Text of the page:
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The Men who lost America

The Men who lost America: British Leadership, The American Revolution and the fate of the Empire

British Leadership, The American Revolution and the fate of the Empire

By John Taylor and John M. Taylor
Wall Street Journal
Tuesday, August 20, 2013

By Andrew O’Shaughnessy
Yale University Press,
$37.50, 466 pages, illustrated

On Oct. 17, 1781, on a road outside Yorktown, Va., the forces of the United Colonies and France awaited the formalities that accompanied any 18th-century military surrender. Early that afternoon, Lord Cornwallis’ vanquished British army belatedly appeared, marching with solemn step and with colors cased. As they approached the surrender field, the royal troops, unable to conceal their chagrin, displayed “unsoldierly conduct.” Some appeared to be drunk.

The shock among British soldiers and their German allies was understandable. The American Revolution was a war that the British had appeared to be winning. A succession of victories on land had been interrupted only occasionally by setbacks at the hand of Gen. George Washington and his Continentals. Then came Yorktown. According to English economist Adam Smith, the “expectation of a rupture with the colonies has struck the people of Great Britain with more terror than they ever felt for a Spanish armada.”

How the British managed to lose the Revolution is now the subject of an extensively researched, gracefully written study by University of Virginia historian Andrew O’Shaughnessy. As the title indicates, the author takes a biographical approach, but after examining the factors that led to Britain’s defeat, he comes up with no single scapegoat. Britain’s defeat was a team effort.

The British generals in America, the author writes, “were not the stuff of parody, but had much in common with modern-day military career professionals in their dedication and commitment.” They were victims, more often than not, of changing priorities among Lord North and his ministers.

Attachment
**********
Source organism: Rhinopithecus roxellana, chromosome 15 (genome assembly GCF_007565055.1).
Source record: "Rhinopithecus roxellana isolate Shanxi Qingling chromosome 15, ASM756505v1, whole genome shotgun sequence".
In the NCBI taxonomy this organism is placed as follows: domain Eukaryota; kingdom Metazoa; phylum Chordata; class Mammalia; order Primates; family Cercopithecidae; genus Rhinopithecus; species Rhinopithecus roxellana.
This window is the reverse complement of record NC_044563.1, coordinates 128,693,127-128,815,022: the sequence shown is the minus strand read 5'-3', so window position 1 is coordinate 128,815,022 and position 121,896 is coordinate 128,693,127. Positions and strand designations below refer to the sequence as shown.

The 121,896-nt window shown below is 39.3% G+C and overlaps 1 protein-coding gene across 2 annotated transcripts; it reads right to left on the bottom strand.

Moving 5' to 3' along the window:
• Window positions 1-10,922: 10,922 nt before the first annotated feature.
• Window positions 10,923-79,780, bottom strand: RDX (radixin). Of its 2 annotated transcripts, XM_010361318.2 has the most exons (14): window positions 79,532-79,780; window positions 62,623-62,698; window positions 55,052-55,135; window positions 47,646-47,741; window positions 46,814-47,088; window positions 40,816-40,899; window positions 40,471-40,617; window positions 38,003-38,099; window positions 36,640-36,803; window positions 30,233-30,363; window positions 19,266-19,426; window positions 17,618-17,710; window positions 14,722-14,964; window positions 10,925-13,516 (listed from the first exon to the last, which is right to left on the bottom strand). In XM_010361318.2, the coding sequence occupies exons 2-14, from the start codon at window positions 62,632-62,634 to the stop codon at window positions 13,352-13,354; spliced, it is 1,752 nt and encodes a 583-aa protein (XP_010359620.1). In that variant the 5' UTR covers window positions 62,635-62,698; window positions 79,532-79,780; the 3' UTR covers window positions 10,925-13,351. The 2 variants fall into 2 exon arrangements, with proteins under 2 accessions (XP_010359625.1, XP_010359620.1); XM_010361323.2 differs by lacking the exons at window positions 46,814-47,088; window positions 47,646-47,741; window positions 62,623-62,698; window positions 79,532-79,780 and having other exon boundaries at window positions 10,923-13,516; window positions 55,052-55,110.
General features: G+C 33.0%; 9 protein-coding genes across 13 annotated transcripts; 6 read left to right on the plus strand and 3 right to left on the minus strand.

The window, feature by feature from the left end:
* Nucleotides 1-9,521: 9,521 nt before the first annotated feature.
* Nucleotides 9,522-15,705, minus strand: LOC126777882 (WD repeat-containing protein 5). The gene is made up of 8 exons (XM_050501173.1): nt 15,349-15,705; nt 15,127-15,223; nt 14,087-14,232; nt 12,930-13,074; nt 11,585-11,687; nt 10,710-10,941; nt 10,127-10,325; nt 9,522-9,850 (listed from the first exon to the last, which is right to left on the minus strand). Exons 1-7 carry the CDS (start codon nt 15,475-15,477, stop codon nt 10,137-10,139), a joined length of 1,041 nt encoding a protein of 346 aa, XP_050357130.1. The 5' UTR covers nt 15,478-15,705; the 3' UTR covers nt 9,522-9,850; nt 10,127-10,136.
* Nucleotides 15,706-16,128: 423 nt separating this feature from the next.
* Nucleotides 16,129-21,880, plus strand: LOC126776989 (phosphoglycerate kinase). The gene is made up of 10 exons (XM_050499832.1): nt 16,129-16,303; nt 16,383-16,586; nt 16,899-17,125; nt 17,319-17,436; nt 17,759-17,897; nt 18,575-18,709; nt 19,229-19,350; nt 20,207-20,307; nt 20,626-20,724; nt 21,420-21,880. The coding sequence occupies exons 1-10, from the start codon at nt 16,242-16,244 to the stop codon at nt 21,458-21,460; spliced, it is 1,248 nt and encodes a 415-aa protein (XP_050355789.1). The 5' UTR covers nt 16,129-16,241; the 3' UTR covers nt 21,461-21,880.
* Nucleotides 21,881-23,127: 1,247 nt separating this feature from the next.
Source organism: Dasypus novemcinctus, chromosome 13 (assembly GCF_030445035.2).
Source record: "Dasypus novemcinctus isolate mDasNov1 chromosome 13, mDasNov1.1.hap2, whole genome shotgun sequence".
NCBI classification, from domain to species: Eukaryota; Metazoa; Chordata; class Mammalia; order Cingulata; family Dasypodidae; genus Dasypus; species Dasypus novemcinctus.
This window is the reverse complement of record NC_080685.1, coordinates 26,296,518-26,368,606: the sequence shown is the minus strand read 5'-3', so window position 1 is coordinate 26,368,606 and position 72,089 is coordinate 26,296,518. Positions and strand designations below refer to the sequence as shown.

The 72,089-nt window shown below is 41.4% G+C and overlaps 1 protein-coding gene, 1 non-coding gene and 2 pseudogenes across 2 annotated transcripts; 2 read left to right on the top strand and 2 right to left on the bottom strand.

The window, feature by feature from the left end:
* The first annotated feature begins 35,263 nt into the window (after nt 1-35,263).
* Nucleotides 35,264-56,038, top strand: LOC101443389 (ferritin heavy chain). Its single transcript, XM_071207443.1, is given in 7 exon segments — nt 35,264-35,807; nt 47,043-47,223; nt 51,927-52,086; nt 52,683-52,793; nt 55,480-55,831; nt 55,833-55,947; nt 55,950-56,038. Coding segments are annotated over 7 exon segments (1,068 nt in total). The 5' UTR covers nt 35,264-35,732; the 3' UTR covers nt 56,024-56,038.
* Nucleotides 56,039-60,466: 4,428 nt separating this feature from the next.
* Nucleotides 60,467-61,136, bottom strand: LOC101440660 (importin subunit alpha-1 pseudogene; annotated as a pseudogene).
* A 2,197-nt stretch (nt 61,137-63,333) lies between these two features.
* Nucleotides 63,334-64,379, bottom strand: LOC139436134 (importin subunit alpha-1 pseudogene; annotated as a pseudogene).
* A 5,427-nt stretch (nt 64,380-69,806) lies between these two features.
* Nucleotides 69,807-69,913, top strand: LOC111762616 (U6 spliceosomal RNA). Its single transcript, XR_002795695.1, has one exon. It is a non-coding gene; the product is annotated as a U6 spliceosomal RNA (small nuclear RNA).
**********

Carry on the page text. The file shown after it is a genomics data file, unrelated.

Lord North was a weak prime minister, who sought repeatedly to resign his office. His Cabinet colleagues were openly disdainful; one thought him “a good man, but apt suddenly to resolve on a thing, which upon second thoughts he repented of.” George III, in contrast, was very much a hawk. For him, the war was a personal crusade, one in which the very future of his empire was at stake.

Although most Britons believed in the supremacy of Parliament — as most colonists did not — the ruling class was divided between those who favored a conciliatory approach to the colonies and those like the king who believed that the revolt could only be put down by force.

The logistical challenges involved in the American war were daunting. “The [British] army was larger than most cities in America,” the author writes, “with an average of 34,000 men and 4,000 horses who daily consumed 37 tons of food and 38 tons of hay and oats.” Supply ships from Britain required at least two months, and often three or four, to make the 3,500-mile trans-Atlantic voyage.

And what of strategy? The British initially sought to occupy New York City and to separate New England — viewed as the hotbed of revolution — from the Southern colonies. After Burgoyne’s defeat at Saratoga, however, the government opted for a “Southern strategy” on the assumption that the potential for loyalist support was greater in the South. It was a strategy dependent on continued control of the sea by the Royal Navy.

All strategies were based on a serious misreading of sentiment in America. It was an axiom of British policy that most Americans were loyal to the Crown, and that the Revolution was led by “the intrigues of a few bold and criminal leaders.” Loyalists in the Colonies tended to confirm this biased view. After landing on Staten Island, N.Y., in July 1776, Gen. Howe wrote that he expected to recruit a large number of locals from New York, New Jersey and Connecticut.

He was soon disillusioned, for there was a growing groundswell for independence in the Colonies. The presence of British troops and Hessian mercenaries provoked resentment everywhere, and the granting of freedom to runaway slaves alienated whites in the American South. (Mr. O’Shaughnessy estimates that at least 20,000 black Americans joined the British, a far greater number than fought for the Colonies.)

In the end, French naval support allowed Washington to hold off the British. The Royal Navy’s control of American waters was taken for granted, but France’s entry into the war posed a serious challenge. Indeed, Cornwallis’ defeat at Yorktown was a direct result of the appearance of a French fleet off the Chesapeake.

For Britain, the American Revolution was a “perfect storm” — everything that could go wrong did. The author concludes that British strategies failed “not as a result of incompetence and blundering, but because of insufficient resources, the unanticipated lack of loyalist support, and the popularity of the Revolution.” A British officer reached a similar conclusion at the war’s end, writing that “no invading army, in the present enlightened period, can be successful in a country where the people are tolerably united.”

Biographer and historian John M. Taylor lives in McLean.

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